another good soaking. all day long. water gurgles down storm drains to who knows where. i wonder what it's like down there. above ground, cars swish by in rivers. just like on my morning drive. lots of ruts and muddy puddles. on the backroads today i see exactly no one. makes me feel somewhat alone. but freedom and comfort come to me in radio songs and thoughts. any musing or channel i want. tank full of gas. my kid in the backseat playing with his bare foot and trying to chew on his sock. happy and calm. my trusty dog along for the ride. i consider my luck.
on the drive i think about running—away. past. into. from. i see white caps off simpson's point. the sea is seething. i feel it. our vaccine rollout is now based on age alone. talk about marginalization. the most vulnerable treading water—indigenous, black, brown, poor, disabled, chronically ill like my son. dying at two to three times the rate of others. as if life in this pandemic wasn't hard enough. a year of escaping each wave, of perhaps being swept away with half a million others in the grip of this viral tsunami. i think about privilege, its pastels and able-bodied shapes. must the rest of us crouch in the margins until summer? is that the american way?
but beautiful colors are beginning to emerge from winter's white and gray. the burgundy and bronze of small-leaf rhododendrons. the acid-green of mop cypress. the copper of fallen pine needles. the chestnut of wet bark in rain. mist is about to rise from the fields. february is melting into march. spring awaits us.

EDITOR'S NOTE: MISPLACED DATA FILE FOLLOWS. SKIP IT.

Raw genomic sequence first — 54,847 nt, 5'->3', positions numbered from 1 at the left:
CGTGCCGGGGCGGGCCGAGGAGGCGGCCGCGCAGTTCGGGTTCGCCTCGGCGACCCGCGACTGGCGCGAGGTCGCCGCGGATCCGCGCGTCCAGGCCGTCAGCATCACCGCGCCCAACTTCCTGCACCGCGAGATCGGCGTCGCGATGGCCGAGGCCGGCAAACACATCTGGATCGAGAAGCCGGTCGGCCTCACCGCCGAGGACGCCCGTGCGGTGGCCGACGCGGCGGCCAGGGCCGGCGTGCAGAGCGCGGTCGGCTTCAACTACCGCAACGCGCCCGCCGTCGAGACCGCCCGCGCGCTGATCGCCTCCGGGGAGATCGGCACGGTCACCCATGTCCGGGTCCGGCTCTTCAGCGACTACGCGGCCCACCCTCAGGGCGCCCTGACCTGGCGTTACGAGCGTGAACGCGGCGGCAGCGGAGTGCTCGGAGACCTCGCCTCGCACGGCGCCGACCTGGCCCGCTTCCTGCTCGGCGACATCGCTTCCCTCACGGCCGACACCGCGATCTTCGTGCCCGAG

white skies blind at twilight. i walk the dog in the rain. ice and snow become reflecting pools. streets are half flooded. sidewalks are glacial in places. i trudge down the middle of the road. kick a sopping glove to the gutter. where is its partner? one driveway down, a crusty knit hat thaws out. who is its owner? not a soul to be seen except the fedex driver. he slips on a wet metal step at the back of his truck. catches himself. i ask if he is okay. "that was a close one," he says, as if to himself.
the moon is full. i can feel it in the way my son clutches me. in his intensity. can see it in his face this evening. in his aimless pacing. i wonder if a seizure is on the way. does he just want out—of this rut, this pandemic, this house? like the sea, i feel him. tethered together, we tread water. thankfully, i can do it forever.
|Photo by Michael Kolster